Discernment at a Distance 

By: Nancy Belmont, Director of Faith Formation

One of the blessings of the COVID-19 isolation is the elimination of extraneous distractions and the desire (and time!) to reconnect with old friends. The other day, I spoke with a friend from our last duty station. She struggled for many years with an important family decision. She said the COVID crisis quieted her life, led her to pray more, let her treasure her family time, and made her priorities clearer. She could more plainly hear God calling her in a specific direction, and she trusts He will provide. However, she admitted to me, “discernment is hard!”

I agree. Discernment is difficult and very personal. It is a process in which the Holy Spirit guides us and gives us the courage to act when the time is right. 

Last year, a friend recommended I discern for this Director of Faith Formation position. My initial reaction was very insistent: “NO! I am TOO BUSY for that!” 

However, I felt a persistent tug to consider serving MCCW in this way. I could not shake it. When I asked my husband about my discernment, HE was very insistent: “YES! That is a wonderful opportunity for you to share your gifts with MCCW!” 

Our local Catholic Women of the Chapel (CWOC) boards are on the brink of transition during a very uncertain time. Our chapel group here at West Point has not met for three weeks. Although there is currently a stop movement on official travel, we all know that this military life will grind on, our chapel leaders will PCS, and new women need to step up and share their gifts and talents to enrich their chapel communities. Will you take a moment in this time of quiet waiting to discern how you can fill these essential roles?

At my chapel group, we planned to do our in-person board discernment in tandem with our faith study, which concerns prayer. One week was even centered around discernment: we were set! Now we can’t meet “until further notice.” It seems likely (and wise) that we should discern in a new way, remotely, before our summer break. How will we go about doing this?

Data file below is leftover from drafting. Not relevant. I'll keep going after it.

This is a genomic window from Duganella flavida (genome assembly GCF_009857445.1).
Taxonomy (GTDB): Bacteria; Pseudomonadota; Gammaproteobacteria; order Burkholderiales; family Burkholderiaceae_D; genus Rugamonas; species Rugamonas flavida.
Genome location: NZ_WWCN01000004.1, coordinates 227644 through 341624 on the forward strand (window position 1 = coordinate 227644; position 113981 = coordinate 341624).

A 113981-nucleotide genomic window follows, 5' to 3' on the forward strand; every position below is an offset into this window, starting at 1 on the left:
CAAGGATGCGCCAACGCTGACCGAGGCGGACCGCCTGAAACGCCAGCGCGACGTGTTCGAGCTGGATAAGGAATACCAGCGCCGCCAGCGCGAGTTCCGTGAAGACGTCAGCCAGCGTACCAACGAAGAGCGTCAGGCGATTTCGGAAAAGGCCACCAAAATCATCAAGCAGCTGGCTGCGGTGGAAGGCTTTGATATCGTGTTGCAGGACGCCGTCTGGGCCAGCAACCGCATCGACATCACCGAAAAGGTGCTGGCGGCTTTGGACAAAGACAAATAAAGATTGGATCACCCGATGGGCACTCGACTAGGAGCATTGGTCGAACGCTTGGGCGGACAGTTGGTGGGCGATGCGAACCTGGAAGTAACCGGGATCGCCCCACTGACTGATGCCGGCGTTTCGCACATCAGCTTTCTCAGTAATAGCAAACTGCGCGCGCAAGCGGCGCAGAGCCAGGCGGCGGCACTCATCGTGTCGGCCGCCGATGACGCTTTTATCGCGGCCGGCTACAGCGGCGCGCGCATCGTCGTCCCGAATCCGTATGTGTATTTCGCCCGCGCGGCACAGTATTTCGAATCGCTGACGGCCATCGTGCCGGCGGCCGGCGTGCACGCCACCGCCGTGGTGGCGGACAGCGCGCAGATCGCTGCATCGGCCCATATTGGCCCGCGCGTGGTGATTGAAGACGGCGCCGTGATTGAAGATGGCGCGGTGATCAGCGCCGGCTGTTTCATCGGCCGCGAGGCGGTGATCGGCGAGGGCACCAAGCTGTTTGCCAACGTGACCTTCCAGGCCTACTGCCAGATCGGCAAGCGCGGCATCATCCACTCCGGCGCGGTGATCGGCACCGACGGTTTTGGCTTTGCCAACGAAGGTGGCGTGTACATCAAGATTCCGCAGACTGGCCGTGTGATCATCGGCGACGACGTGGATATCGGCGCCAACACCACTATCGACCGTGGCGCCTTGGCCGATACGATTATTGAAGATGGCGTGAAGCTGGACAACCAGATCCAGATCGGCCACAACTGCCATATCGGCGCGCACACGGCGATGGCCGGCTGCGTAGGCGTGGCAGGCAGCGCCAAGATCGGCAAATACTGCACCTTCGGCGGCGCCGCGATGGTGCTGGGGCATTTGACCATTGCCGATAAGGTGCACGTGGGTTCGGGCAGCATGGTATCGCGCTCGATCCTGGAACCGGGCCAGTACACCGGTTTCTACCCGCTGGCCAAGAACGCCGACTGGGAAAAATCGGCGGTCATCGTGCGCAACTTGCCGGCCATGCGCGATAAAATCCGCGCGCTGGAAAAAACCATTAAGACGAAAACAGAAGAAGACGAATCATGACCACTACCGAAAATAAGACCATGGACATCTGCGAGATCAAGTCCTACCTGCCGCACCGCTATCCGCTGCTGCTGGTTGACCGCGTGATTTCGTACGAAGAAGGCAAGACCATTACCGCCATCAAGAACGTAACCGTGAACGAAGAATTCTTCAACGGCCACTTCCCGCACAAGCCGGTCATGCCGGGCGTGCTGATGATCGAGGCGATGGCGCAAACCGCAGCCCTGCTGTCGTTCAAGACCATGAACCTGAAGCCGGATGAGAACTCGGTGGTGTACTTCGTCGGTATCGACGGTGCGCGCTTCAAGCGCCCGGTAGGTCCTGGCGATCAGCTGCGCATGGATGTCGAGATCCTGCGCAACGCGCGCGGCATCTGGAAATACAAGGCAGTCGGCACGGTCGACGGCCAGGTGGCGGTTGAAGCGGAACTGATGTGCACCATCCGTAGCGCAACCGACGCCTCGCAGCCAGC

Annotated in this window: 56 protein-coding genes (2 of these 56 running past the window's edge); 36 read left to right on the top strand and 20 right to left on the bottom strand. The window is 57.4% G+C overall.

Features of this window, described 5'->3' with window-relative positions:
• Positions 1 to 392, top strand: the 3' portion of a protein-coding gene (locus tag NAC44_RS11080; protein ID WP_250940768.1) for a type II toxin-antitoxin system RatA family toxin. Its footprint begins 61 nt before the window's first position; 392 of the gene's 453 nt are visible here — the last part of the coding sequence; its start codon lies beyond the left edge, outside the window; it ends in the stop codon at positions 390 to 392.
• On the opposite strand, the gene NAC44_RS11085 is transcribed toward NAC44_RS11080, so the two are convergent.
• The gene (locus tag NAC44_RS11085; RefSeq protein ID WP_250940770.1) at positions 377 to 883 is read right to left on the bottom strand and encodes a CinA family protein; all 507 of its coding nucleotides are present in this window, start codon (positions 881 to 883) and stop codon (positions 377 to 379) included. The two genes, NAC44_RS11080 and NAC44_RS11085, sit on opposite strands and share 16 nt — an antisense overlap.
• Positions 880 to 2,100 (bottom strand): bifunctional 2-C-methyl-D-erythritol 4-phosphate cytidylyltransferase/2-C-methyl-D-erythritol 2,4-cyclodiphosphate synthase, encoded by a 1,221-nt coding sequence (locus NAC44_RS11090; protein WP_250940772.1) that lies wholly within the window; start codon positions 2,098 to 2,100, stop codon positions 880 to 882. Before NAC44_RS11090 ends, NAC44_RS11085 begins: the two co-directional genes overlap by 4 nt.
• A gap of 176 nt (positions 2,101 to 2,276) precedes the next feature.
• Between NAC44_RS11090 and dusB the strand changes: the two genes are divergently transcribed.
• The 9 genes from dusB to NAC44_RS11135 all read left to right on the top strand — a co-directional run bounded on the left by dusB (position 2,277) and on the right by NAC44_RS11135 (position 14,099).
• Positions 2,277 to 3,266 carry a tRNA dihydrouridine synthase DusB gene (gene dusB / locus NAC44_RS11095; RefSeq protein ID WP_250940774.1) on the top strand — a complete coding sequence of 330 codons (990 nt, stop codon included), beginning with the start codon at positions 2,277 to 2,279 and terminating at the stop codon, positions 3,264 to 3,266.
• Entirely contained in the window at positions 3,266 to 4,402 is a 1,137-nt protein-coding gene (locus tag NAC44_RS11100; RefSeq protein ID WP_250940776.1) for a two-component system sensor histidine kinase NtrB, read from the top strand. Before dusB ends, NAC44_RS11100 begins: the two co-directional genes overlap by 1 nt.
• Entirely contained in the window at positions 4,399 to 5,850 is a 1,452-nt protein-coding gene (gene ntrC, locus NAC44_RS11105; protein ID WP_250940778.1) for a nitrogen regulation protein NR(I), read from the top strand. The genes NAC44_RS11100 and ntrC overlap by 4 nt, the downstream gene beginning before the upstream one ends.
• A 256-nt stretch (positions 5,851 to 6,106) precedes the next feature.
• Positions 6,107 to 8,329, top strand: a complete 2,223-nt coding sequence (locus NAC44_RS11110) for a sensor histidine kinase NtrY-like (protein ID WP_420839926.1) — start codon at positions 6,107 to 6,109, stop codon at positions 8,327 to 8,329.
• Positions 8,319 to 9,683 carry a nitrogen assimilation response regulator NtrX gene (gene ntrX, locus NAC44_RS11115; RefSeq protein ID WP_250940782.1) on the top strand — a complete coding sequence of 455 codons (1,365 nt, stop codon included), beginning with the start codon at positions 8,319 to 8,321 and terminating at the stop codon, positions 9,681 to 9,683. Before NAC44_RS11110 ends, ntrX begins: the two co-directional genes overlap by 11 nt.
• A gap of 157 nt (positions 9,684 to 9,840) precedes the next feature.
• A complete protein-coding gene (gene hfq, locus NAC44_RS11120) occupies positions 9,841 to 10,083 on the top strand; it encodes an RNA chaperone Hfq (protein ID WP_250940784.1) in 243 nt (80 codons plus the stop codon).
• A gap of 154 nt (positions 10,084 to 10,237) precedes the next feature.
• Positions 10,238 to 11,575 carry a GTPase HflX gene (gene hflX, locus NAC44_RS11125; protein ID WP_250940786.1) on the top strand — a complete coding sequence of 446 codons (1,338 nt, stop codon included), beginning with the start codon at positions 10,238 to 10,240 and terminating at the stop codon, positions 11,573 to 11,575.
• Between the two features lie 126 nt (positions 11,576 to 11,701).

Happily, MCCW has resources for you about this very topic, and we are PROS at “distance discernment.” While half of our board discerns in-person at our Faith Formation Forum, the other half uses a telephonic discernment process. We have discernment resources available on our website.

For current chapel leaders:

  • The Discernment Process: This document is your go-to guide for leading the discernment process in your chapel. It details the things you’ll need to do to prepare your chapel group for discernment, how to set up the process, and takes you step-by-step through the prayerful discernment method. These resources can be customized for discernment via teleconference or Zoom. 
  • Discernment Information Form: This form can be downloaded and edited for use by your chapel to collect information from women who may be interested in discerning a leadership role
  • Discernment Resource Packet: Prayers, lyrics and other tools your chapel can use during the group discernment process. Prayers can be read over a discernment teleconference and YouTube versions of the songs may be played. 

For individual discerners:

  • Beginning Personal Discernment: A straight-forward guide ready to lead women through the personal discernment process leading up to the group discernment which includes prayers and an assessment of spiritual gifts. If you’re thinking of stepping up to serve in your community, but you’re not sure where to start, check out this guide.

This time of isolation is challenging, but it also provides some space for us to reflect on our gifts, abilities, and desires. Take the opportunity to ponder, regroup, and consider how you can energize and enhance your chapel group moving forward.